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Aimee S. Payne, MD,PhD

Aimee S. Payne, MD,PhD

faculty photo
Albert M. Kligman Associate Professor of Dermatology
Department: Dermatology
Graduate Group Affiliations

Contact information
1009 Biomedical Research Building
421 Curie Boulevard
Philadelphia, PA 19104
Office: 215-662-2737
Fax: 215-573-7173
Lab: 215-898-3232 or 215-898-8399
Education:
B.S. (Biology)
Stanford University, 1993.
MD, PhD (Molecular and Cellular Biology)
Washington University School of Medicine, 2001.
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Description of Research Expertise

Research Interests:
Genetic and functional characterization of human anti-desmoglein B cell repertoires
Targeted therapy for pemphigus
Regulation of desmosome adhesion

Key words: autoimmunity, human immunology, CAR T cells, adoptive immunotherapy, cell adhesion, dermatology, skin, cadherin, p38 MAPK

Description of Research:
Pemphigus vulgaris is a potentially fatal disorder in which autoantibodies against desmosomal cell adhesion molecules known as desmogleins cause blistering of the skin and mucous membranes. Our laboratory is interested in better understanding pathogenic mechanisms in this model organ-specific autoimmune disease, from both the immunologic and cell biologic perspectives.

A fundamental question in organ-specific autoimmune disease is why the immune system breaks tolerance against only a limited number of self-antigens. We have cloned B cell repertoires from pemphigus vulgaris patients to understand how they developed desmoglein autoreactivity. We have identified shared VH1-46 gene usage in anti-desmoglein 3 B cells from different pemphigus patients and defined acidic amino acid residues that are necessary and sufficient to confer desmoglein 3 autoreactivity. These VH1-46 B cells are autoreactive to the disease antigen in the absence of somatic mutation or require very few mutations to develop autoreactivity, which may favor their selection early in the immune response. Common VH gene usage is significant, because it may indicate common mechanisms for developing autoimmunity in pemphigus vulgaris. Ongoing projects aim to identify common features of the autoimmune response to desmogleins and the immune response to foreign antigens, perform lineage tracing of pemphigus autoantibody repertoires, and characterize the B cell subsets that produce the pathogenic autoantibodies.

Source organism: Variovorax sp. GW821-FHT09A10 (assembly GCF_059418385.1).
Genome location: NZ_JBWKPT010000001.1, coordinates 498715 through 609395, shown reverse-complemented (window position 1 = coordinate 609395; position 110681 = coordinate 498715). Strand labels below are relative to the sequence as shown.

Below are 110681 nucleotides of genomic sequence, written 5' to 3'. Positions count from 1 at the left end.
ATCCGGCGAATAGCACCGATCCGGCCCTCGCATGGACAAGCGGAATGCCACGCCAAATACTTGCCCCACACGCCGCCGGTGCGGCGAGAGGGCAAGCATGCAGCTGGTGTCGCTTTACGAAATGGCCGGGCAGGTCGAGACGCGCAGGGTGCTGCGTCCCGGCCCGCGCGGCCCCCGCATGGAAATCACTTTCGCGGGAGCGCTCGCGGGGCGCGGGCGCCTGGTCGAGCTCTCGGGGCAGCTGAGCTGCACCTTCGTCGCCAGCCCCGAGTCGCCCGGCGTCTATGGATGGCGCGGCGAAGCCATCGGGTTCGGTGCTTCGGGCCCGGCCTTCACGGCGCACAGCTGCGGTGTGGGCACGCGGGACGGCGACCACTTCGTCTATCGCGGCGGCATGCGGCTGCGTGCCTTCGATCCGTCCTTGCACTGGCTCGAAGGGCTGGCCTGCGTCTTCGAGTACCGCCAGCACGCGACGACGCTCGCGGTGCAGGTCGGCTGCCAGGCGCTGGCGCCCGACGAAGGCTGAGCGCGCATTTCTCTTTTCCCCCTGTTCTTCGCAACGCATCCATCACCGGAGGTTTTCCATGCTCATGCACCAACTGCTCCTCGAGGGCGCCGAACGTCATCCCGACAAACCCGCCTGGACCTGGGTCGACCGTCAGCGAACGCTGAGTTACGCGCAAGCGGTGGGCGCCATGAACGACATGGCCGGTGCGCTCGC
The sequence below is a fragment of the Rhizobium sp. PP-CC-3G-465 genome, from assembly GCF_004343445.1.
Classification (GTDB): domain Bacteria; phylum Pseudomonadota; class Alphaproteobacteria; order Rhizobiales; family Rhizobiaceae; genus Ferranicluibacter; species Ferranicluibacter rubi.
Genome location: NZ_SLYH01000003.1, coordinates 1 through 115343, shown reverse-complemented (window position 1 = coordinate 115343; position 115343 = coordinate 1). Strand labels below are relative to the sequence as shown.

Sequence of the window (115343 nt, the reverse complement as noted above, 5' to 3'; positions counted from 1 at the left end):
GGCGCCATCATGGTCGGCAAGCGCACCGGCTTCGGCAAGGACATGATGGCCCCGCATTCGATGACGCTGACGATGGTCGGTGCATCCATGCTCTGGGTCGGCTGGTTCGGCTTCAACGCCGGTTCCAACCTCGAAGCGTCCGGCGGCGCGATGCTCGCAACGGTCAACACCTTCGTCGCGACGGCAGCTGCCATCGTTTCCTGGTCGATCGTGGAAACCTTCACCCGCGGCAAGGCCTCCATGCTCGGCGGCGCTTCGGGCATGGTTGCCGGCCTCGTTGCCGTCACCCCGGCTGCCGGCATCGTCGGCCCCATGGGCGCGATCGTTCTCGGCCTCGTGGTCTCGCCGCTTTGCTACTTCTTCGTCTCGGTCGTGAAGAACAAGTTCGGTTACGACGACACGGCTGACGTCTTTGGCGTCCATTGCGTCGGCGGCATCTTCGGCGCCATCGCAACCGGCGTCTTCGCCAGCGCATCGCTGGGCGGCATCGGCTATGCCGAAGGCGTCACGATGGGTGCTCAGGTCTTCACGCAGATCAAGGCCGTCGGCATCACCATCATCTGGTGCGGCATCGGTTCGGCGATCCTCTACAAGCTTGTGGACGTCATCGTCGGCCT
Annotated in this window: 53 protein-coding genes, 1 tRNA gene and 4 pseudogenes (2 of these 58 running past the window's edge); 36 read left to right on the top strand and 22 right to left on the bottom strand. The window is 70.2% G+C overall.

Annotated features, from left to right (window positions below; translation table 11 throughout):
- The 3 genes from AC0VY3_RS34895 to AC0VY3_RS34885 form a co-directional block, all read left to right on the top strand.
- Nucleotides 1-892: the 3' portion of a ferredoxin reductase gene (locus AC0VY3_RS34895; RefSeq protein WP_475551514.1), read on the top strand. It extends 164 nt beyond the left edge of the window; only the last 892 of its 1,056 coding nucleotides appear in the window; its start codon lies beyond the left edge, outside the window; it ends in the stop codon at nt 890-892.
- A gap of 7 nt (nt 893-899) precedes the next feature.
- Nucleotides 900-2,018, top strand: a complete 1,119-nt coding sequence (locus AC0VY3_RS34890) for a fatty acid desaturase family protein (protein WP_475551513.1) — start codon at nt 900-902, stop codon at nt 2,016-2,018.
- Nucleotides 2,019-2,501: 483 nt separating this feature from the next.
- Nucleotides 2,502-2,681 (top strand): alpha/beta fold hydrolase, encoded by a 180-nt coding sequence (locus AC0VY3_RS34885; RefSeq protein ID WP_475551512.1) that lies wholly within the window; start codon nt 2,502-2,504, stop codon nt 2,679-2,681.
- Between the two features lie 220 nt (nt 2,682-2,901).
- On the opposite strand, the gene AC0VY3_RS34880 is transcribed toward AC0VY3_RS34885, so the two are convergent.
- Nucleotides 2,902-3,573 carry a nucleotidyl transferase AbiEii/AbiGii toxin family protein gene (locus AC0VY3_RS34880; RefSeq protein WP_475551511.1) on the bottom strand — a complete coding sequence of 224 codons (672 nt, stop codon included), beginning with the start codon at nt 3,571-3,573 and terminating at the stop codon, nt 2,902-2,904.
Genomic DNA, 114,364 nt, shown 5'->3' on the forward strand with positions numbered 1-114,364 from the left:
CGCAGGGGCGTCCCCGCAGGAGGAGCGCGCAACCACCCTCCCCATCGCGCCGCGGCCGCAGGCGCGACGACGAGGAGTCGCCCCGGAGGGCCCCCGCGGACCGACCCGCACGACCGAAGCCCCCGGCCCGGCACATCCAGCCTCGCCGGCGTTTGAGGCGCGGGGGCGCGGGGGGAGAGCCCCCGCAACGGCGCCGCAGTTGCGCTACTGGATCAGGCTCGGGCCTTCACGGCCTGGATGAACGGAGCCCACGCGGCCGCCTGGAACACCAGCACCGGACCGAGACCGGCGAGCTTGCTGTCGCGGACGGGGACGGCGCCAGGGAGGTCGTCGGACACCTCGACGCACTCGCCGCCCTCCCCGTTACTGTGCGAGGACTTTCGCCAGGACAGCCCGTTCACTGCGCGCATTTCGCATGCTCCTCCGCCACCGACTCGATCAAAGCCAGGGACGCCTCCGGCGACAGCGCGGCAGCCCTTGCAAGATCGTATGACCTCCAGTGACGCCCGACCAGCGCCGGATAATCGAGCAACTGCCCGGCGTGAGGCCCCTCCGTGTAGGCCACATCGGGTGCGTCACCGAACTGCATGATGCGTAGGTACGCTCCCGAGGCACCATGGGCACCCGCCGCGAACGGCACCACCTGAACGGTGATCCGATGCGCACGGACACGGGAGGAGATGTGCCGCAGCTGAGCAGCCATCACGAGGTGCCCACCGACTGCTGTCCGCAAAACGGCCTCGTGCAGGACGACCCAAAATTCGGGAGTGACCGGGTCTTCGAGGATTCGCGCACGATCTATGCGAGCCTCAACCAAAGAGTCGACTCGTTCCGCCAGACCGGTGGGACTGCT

Ultimately, a better understanding of the shared structural elements of pemphigus B cell repertoires (e.g., VH or CH gene usage) can lead to better targeted therapies for disease. Current methods for treating autoimmunity require general immune suppression to reduce antibody production, but this approach impairs protective immune responses, which can lead to potentially fatal infections and secondary cancers. We recently described a novel method for re-engineering chimeric antigen receptor T cells for targeted immunotherapy of pemphigus vulgaris. By using the pemphigus autoantigen desmoglein 3 as the extracellular domain (the “bait”) on a chimeric autoantibody receptor (CAAR), we can direct a patient’s T cells to specifically seek out and kill the pemphigus-specific B cells, while sparing the good immune cells that protect from infection. We are currently in the process of moving forward CAAR technology to clinical trials in dogs and humans with pemphigus. The full text of this work is available at Science online.

Our laboratory is also investigating the cell regulatory pathways that promote desmosomal adhesion. We have shown that the p38 MAPK/MK2 axis is a critical regulator of desmosomal adhesion in keratinocytes and that inhibition of this pathway can ameliorate pemphigus skin blistering. Ongoing projects are studying the regulation of desmosomal adhesion and desmosomal protein expression in keratinocytes to better understand how anti-desmoglein antibodies cause the loss of cell adhesion and how we might interfere with these pathways to improve disease.